No battle has raged as fervently as the one about the self of Bob Dylan—whether there was a true self beyond what had been invented for the audience. According to the Nobel Prize committee at least, he is a poet, and a literary genius of the first order—to others, not so much.

More: Literary Hub

Wednesday, October 12, 2016

An Excerpt From Robbie Robertson's New Memoir

The Band and friends perform the show’s finale.
Courtesy Of MGM Media Licensing/© 1978 The Last Waltz Productions, Inc

"When the Band decided to stop touring, they asked a young director named Martin Scorsese to put their farewell concert on film. In an excerpt from his new memoir, Testimony, guitarist-songwriter Robbie Robertson recalls the night of Thanksgiving 1976, where electric performances by legends such as Bob Dylan and Joni Mitchell created rock history."

Read It Here 

How To Open A New Book

JohnBLarroquette on Twitter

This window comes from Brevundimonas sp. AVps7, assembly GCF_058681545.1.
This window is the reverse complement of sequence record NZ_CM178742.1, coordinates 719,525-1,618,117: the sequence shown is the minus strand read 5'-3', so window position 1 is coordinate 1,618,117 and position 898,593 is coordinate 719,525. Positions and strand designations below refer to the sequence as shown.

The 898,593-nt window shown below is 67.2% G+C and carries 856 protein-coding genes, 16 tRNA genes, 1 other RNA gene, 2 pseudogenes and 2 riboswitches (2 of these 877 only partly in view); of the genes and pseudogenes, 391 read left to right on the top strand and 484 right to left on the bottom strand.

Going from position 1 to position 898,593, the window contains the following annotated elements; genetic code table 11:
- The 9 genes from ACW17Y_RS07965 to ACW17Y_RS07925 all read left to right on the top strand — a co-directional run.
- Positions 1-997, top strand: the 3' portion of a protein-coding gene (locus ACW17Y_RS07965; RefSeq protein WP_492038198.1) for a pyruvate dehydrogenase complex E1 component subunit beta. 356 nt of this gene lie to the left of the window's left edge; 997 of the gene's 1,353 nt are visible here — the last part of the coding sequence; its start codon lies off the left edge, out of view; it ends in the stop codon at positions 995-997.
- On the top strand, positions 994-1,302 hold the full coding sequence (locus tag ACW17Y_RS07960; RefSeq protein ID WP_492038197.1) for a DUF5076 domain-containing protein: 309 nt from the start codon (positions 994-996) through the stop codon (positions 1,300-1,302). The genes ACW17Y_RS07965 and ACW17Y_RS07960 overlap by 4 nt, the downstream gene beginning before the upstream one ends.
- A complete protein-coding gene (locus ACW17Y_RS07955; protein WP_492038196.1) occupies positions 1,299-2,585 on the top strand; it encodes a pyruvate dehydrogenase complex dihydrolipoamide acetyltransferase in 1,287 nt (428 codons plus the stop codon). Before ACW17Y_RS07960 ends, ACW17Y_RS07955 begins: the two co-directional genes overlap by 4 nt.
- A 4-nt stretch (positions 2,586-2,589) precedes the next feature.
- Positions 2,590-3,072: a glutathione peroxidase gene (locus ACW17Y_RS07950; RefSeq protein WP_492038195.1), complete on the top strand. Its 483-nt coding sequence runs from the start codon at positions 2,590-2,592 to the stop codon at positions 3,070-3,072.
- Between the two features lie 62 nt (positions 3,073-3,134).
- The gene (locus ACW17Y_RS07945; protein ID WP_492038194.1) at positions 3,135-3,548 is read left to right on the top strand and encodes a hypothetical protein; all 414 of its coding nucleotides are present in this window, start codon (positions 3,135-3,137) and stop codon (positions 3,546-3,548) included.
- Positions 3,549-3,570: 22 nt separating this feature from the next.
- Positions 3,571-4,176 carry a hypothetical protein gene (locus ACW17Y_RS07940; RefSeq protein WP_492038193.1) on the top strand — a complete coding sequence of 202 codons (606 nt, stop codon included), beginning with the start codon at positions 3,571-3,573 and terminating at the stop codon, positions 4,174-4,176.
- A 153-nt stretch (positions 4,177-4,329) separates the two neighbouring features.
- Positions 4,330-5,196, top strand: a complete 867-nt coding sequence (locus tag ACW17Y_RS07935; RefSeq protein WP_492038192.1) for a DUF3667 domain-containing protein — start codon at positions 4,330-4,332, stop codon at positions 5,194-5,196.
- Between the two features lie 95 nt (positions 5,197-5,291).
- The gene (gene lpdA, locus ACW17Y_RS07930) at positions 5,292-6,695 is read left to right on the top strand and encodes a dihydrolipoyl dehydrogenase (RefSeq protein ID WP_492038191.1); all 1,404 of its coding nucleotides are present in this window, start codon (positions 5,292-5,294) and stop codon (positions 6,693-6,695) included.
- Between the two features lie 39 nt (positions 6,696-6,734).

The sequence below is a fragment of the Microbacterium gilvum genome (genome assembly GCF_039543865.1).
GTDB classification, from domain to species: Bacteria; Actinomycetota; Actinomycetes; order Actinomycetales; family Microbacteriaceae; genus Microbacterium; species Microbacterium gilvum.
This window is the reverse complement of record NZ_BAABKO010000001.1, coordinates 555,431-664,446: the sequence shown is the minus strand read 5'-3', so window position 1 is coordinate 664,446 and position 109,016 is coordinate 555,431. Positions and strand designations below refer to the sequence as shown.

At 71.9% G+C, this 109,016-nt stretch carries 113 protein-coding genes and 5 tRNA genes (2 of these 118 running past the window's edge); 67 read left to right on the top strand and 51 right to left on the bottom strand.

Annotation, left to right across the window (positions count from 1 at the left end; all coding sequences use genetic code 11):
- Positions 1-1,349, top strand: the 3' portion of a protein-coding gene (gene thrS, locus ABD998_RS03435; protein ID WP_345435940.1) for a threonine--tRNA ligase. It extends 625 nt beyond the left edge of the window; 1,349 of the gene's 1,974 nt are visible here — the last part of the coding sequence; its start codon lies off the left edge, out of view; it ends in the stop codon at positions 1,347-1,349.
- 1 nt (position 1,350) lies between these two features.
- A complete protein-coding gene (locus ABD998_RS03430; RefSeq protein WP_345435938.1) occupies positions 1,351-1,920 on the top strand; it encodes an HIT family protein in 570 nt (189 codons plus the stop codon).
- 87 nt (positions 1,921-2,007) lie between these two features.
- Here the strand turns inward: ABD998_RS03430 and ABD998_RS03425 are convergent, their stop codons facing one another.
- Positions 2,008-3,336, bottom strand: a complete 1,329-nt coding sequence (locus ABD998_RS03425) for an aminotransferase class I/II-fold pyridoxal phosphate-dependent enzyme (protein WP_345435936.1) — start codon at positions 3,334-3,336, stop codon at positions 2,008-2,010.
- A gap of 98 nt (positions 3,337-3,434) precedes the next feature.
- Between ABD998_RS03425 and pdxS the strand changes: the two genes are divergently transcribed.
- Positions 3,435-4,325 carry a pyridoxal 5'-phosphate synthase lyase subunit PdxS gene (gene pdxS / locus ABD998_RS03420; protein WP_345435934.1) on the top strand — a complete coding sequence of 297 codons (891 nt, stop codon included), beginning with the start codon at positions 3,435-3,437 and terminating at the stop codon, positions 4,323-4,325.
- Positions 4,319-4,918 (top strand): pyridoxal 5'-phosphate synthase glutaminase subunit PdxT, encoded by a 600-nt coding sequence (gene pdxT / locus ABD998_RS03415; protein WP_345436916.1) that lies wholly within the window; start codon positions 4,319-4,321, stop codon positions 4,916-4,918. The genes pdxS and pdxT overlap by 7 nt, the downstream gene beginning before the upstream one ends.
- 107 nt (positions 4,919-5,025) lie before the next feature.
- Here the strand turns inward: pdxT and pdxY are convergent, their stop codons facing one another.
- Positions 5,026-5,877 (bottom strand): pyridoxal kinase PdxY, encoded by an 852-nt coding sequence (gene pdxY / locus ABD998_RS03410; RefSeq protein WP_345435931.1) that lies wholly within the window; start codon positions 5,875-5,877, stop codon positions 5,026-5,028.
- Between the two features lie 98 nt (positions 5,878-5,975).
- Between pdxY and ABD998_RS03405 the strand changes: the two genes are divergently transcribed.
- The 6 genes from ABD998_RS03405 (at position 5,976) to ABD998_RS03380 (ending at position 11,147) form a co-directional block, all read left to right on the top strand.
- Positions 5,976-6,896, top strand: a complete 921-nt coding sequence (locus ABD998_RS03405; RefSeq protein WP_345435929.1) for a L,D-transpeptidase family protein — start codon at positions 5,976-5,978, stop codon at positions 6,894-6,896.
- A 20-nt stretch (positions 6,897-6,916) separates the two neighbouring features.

On This Day

On this day in 1979, Douglas Adams’ The Hitchhiker's Guide to the Galaxy was published. Here's an excerpt from it that seems relevant today: 

Tuesday, October 11, 2016

21st Century Pop-Up Books

"Fairy Tales, Science Fiction, and Freud: Telling Stories is work by Marianne Petit and Jody Culkin, told in a variety of media that include pop-up books with embedded electronics, animation, 3D papercraft, VR, and other materials and objects. These pieces are based on stories that originated in the 19th century. Marianne Petit’s work illustrates “Struwwelpeter,” a children’s book written in 1845 by Heinrich Hoffman, Jody Culkin’s work is based on “1975,” a science fiction play written in 1875 by sculptor Harriet Hosmer, and “The Interpretation of Dreams,” written by Sigmund Freud in 1899."

Struwwelpeter VR Promo: Augustus Who Would Not Eat His Soup from Marianne Petit on Vimeo.
Based on Struwwelpeter by Heinrich Hoffman. Coming January 2017. 

More here